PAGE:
Yenya's World

Mon, 23 May 2011

Lost GUI features

Contemporary GUI applications have several problems which, if I remember correctly, previous systems did not have. I wonder whether somebody else also considers it being a problem:

Creating a new file
Almost every TUI text editor (like vim) happily accepts a non-existent file as a command-line argument, and the straightforward interpretation is "user wants to start working with a new file". On the other hand, most GUI applications simply complain that the file does not exist, and some‒like‒exit after that message. Other GUI apps, like Gnumeric, present a warning, but then open a new work with the default file name (Book1.gnumeric in the case of Gnumeric) instead.
Working directory
The file open/save dialog of contemporary GUI apps does not offer by default the working directory from which the application has been started, and uses some silly default (such as ~/Documents in case of Even gThumb needs to be explicitly told that the user wants to browse the current directory with the "gthumb ." command line.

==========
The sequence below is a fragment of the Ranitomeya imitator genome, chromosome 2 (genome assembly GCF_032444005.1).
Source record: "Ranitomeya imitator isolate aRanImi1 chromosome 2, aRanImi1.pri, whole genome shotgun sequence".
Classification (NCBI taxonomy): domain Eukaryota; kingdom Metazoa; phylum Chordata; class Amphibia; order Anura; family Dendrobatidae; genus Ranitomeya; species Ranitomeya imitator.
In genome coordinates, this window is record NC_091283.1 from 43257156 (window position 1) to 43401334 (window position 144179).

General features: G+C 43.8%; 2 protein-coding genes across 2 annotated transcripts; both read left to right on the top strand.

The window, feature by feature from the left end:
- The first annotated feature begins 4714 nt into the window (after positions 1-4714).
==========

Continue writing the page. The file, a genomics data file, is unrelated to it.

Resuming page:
Iconified applications
Once upon a time, in a stone age of GUI computing, there was a twm window manager. When the application window was not needed on the screen, twm could be used to iconify the application. All applications, and all instances of them, could be iconified and then restored back the same way. Then Windows 95 happened, and it started to minimize the applications to the bottom panel instead of iconifying them to any place in the desktop. It also reused the desktop icons as application shortcuts instead of representing the minimized running applications. Unfortunately, the panel was too small for so many running minimized applications. Users stopped expecting to be able to restore the application after minimizing it. The applications which required to be minimized and restored back frequently (music players etc), developed their own means of minimizing, the notification icon area. So we have the iconification back, only not usable from all applications, and with each application implementing it in its own crappy way.

So what other important features of the "desktop of the past" do you consider missing from the present GUI systems?

UPDATE 2011/05/23: Iconified Apps